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Pretrial Disclosures

This article explains pretrial disclosures in Texas.

What are pretrial disclosures?

 At the end of the discovery period and at least 30 days before trial the parties are required to exchange information about evidence and witnesses they will be offering at trial.These are called pretrial disclosures. The complete list of pretrial disclosures are contained in Texas Rule of Civil Procedure 194.4.

Read the Texas Rules of Civil Procedure at www.txcourts.gov. 

What information goes in a pretrial disclosure?

The disclosures ask about the witnesses and evidence you expect to present at trial. It also asks for information about witnesses and evidence you may present if the need arises. You do not have to disclose a witness or piece of evidence that will only be used to discredit another witness. 

How do you organize evidence you're disclosing?

Evidence should be separated out into exhibits. An exhibit is any document or object presented at trial.

Each exhibit should be assigned its own letter or number for easy identification. That way, when you are referring to each individual piece of evidence at trial, you can refer to it by its exhibit number.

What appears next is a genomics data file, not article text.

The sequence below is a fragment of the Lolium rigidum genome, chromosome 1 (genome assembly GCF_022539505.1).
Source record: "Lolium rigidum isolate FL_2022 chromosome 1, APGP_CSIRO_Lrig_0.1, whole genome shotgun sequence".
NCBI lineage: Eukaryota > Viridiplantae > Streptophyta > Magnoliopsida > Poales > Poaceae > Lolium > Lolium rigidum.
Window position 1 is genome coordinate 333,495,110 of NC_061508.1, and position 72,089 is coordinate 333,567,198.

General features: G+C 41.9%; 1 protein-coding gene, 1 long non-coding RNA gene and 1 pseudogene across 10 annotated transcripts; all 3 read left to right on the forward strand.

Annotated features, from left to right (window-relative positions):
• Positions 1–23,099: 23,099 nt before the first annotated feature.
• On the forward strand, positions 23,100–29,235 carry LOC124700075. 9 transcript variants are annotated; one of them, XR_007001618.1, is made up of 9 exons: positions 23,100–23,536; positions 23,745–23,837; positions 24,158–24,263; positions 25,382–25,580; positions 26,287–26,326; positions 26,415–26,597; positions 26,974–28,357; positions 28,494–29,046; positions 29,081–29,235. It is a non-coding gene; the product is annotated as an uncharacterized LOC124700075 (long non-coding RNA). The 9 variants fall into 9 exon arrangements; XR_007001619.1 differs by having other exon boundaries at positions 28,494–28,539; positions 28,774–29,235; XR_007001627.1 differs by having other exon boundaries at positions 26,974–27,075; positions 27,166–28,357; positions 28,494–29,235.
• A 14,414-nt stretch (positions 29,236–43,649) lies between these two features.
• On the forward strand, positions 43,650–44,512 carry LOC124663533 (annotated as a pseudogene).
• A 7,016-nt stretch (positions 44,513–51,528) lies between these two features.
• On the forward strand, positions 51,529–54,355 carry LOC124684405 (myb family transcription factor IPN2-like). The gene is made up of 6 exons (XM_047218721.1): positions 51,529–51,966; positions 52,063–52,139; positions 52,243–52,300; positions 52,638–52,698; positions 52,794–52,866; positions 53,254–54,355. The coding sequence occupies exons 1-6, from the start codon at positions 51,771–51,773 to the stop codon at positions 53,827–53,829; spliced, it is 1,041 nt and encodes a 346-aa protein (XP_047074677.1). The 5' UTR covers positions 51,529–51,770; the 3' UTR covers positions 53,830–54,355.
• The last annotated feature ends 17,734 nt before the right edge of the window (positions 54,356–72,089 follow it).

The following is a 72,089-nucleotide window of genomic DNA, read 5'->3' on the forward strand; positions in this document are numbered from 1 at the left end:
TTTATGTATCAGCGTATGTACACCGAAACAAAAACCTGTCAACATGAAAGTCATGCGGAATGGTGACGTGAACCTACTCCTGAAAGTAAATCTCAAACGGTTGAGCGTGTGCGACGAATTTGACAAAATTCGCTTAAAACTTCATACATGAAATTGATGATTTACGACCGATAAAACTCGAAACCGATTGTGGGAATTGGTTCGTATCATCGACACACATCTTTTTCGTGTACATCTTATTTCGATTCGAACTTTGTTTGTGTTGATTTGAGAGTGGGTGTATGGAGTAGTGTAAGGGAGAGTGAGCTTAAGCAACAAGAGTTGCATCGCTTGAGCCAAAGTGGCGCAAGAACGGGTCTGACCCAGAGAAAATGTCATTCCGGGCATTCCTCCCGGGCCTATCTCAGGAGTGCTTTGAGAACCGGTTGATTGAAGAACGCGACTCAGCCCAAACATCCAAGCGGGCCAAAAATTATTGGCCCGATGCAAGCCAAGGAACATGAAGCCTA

Each document offered as an exhibit should also have page numbering. That way, when you identify an important page of a document exhibit at the trial, you can identify it by its exhibit number and page number.

If you already Bates-labeled your exhibits for discovery you can use those numbers for identification at trial. Bates labeling means placing identifying numbers, dates and time marks on images and documents as they are scanned or processed during the discovery stage or in trial preparation. 

Do you file and serve pretrial disclosures?

Unlike other types of disclosures in Texas courts, you must file your pretrial disclosures with the court and serve them to all other parties.

A document not filed electronically may be served in person, by mail, by commercial delivery service, by fax, or by email.

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